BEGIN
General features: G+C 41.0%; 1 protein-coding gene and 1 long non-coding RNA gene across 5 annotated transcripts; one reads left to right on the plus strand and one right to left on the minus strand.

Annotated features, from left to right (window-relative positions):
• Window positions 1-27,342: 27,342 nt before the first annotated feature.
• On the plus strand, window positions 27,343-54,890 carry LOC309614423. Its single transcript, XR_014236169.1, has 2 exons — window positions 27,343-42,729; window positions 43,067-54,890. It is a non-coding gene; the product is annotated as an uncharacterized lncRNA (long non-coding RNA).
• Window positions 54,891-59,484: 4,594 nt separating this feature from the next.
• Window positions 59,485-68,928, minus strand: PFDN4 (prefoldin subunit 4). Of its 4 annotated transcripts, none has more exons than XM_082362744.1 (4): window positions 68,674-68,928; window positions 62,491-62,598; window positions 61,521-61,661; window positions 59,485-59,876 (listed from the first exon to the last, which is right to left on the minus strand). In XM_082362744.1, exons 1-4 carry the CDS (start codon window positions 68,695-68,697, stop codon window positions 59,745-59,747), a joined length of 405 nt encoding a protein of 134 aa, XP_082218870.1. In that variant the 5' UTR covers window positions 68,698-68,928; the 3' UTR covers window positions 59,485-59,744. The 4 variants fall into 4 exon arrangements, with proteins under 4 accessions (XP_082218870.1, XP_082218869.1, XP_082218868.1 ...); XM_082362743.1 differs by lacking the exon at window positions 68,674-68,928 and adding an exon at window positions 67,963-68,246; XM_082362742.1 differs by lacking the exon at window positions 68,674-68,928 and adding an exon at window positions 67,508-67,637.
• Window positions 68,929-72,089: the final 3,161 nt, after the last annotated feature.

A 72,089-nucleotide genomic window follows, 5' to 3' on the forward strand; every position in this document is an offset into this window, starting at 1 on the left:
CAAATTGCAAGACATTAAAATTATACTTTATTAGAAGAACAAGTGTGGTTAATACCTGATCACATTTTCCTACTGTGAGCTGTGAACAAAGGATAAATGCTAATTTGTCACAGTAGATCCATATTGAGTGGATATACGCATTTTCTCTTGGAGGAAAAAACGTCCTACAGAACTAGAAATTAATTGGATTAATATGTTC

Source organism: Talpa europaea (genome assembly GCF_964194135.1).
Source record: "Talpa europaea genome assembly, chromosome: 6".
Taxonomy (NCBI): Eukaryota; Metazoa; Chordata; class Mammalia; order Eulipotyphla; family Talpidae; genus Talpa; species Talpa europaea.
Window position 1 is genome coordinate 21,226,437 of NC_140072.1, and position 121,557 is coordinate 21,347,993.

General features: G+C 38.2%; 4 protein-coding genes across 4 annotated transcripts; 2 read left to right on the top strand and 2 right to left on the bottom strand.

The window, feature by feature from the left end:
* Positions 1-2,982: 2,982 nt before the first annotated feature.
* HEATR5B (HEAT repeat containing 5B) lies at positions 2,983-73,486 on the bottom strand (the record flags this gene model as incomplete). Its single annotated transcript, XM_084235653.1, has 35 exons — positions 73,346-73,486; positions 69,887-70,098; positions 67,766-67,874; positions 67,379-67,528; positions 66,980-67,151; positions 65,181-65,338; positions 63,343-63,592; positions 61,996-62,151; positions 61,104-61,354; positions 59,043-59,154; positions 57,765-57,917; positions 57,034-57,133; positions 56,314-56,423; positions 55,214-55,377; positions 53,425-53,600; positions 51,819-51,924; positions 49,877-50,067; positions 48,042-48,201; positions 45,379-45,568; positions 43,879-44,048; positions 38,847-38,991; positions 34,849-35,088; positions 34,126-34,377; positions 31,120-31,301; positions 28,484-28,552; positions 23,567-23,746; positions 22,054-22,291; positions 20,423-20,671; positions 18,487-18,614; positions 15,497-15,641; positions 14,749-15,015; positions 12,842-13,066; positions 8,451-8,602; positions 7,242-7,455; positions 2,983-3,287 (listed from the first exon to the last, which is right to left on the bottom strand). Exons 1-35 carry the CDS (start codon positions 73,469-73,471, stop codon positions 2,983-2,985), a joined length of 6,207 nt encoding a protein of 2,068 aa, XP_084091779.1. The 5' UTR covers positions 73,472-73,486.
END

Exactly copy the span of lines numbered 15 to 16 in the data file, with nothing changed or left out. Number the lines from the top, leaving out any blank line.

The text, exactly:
The window, feature by feature from the left end:
* Positions 1-2,982: 2,982 nt before the first annotated feature.